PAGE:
09 Aug 2022

Monkeypox: clusters reported internationally

Multiple countries report cases of monkeypox Monkeypox: clusters reported internationally
  • This updates the news item of 29 July 2022

On 23 July 2022, WHO declared the multi-country monkeypox outbreak a Public Health Emergency of International Concern (PHEIC). WHO advise that individuals with confirmed, probable or suspected monkeypox or signs and symptoms of infection, and all contacts of monkeypox cases, should avoid undertaking any international travel, until they no longer constitute a public health risk [1].  UK advice on international travel for contacts of monkeypox cases can be found on GOV.UK. 

Travellers developing symptoms overseas, or who are considered a close contact of someone with monkeypox, may be required to self-isolate, be hospitalised or put into government quarantine (see ‘advice for travellers’ below).  

As the current international outbreak continues to be reported in an increasing number of countries, the Outbreak Surveillance page will no longer be updated to include first cases of monkeypox in a country. The World Health Organization (WHO) Emergency Dashboard provides the latest daily data on total cases and deaths of monkeypox globally, as well as details of other global health events and emergencies. Regular updates on the current monkeypox outbreak in the UK are available from the UK Health Security Agency (UKHSA) [2].

Monkeypox is a rare infectious disease caused by the monkeypox virus. Other diseases in the same family include variola virus (causing smallpox), vaccinia virus and cowpox virus. Monkeypox can be transmitted when a person comes into close contact with an infected animal, human or contaminated material. The virus does not usually spread easily between people, but it can be passed on through:

  • direct contact with monkeypox skin lesions or scabs  
  • the respiratory tract or mucous membranes (eyes, nose or mouth) from coughing/sneezing of an individual with a monkeypox rash
  • contact with items used by a person who has monkeypox, such as clothes and bedding [3]. 

A notable portion of cases in this international outbreak have been detected in gay, bisexual and other men who have sex with men (GBMSM), though not exclusively [2]. Monkeypox cases continue to rise, with the virus being passed on predominantly in interconnected sexual networks. Most travellers are at very low risk of infection and the risk to the UK population remains low [2].

Advice for travellers

Although the risk of monkeypox is very low for most travellers, you can reduce your risk while travelling by taking the following steps:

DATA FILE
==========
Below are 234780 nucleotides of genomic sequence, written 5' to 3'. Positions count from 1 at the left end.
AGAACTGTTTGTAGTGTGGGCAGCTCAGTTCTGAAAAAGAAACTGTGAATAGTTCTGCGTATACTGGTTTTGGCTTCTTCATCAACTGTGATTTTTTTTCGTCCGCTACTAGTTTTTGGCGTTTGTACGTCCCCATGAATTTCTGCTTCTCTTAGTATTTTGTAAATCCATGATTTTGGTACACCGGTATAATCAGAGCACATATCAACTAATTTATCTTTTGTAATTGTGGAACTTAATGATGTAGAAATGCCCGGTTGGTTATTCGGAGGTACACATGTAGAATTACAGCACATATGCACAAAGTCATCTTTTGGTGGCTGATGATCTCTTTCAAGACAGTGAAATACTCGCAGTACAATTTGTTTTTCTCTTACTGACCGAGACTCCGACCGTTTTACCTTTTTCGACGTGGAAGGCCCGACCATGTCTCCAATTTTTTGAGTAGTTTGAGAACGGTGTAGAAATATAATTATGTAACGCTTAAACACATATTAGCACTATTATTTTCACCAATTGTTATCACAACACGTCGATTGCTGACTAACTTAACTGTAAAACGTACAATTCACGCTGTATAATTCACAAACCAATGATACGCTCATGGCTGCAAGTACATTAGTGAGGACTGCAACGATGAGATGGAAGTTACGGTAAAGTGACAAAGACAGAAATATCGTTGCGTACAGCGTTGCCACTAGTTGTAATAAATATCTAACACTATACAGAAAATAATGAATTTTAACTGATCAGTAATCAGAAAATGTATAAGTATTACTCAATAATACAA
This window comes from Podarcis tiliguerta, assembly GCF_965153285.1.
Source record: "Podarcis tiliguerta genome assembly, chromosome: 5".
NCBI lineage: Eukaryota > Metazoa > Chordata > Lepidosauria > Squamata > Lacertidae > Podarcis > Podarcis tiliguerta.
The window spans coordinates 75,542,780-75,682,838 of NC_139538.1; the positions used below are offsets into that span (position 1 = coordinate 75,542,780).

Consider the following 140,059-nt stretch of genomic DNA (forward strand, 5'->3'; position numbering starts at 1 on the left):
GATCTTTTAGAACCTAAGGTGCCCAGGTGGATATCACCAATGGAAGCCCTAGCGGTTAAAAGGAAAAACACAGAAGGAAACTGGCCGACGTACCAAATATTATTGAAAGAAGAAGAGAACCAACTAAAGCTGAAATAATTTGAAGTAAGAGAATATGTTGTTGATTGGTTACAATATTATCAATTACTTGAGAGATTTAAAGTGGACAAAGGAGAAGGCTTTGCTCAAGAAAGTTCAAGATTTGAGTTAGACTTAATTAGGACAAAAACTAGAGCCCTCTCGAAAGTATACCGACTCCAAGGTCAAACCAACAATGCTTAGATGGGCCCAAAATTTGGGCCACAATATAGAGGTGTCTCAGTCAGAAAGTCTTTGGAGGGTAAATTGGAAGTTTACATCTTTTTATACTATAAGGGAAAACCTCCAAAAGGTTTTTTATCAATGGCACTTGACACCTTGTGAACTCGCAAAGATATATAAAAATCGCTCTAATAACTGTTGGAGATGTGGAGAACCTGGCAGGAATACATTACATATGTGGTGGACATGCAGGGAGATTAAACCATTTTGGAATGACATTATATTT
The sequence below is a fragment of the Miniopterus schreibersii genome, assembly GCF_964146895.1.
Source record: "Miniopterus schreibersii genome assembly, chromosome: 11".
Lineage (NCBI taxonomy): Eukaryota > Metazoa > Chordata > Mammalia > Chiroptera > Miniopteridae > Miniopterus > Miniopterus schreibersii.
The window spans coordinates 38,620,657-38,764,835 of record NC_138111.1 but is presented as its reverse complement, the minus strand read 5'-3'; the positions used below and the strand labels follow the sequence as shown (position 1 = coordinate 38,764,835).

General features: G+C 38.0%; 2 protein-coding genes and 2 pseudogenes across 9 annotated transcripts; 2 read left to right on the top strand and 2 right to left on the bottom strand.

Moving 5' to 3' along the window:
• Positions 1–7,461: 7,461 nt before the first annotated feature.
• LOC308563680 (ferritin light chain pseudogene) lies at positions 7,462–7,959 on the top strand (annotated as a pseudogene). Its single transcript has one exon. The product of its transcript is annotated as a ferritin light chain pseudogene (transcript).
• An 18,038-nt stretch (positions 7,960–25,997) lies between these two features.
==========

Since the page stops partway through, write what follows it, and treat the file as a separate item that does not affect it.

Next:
• Avoid contact (including sexual contact) with anyone who is unwell or has an unusual rash and practise good hygiene before and after sex. Talk to sexual partners about their sexual health and any symptoms they may have.
  • Before you have sex, go to a party or event, check yourself for monkeypox symptoms, including rashes and blisters. If you have monkeypox symptoms, take a break from attending events or sex until you’ve been assessed by a clinician.
  • It can take up to 3 weeks for symptoms to appear after being in contact with someone with monkeypox, so stay alert for symptoms after you have skin to skin or sexual contact with someone new.
  • Everyone is encouraged to ensure they exchange contact details with sexual partners, to help limit further transmission where cases occur.
  • Avoid touching contaminated items such as bedding/clothing or sharing eating utensils/cups, food or drink with a person who has, or may have, monkeypox.
  • Wash hands often with soap and water or an alcohol-based hand sanitiser containing at least 60% alcohol. Keep your hands away from your eyes, nose, and mouth. If you need to touch your face, make sure your hands are clean.
  • Avoid animals when traveling.
  • For advice for people with HIV, see the British HIV Association (BHIVA) statement on monkeypox virus

If you are concerned about monkeypox or if you notice a rash, blisters or lesions, or other symptoms, particularly if you have recently had a new sexual partner:

  • limit your contact with other people
  • get medical advice locally if you are abroad. Call ahead before going to a healthcare facility. If you are not able to call ahead, tell a staff member as soon as you arrive that you are concerned about monkeypox
  • check with a health professional that you are fit to travel
  • If you are diagnosed with monkeypox you should not have sex while symptomatic and while lesions are present. Use condoms for 12 weeks after infection. This is a precaution to reduce the risk of spreading the virus to a partner. 

If you develop monkeypox or suspected monkeypox overseas, you should follow local public health advice. You may be required to self-isolate, or you may be hospitalised or put into a quarantine facility until you are no longer considered to be infectious to other people. While the infection is mild for many, it can cause severe symptoms and hospitalisation in some. 

Check your travel health insurance cover before you go.

If you develop symptoms on return to the UK, seek medical advice by telephone, see current NHS guidance

The NHS is offering smallpox vaccination to people who are most likely to be exposed to monkeypox. This includes some healthcare workers, some men who are gay, bisexual or have sex with other men, people who have been in close contact with someone who has monkeypox.


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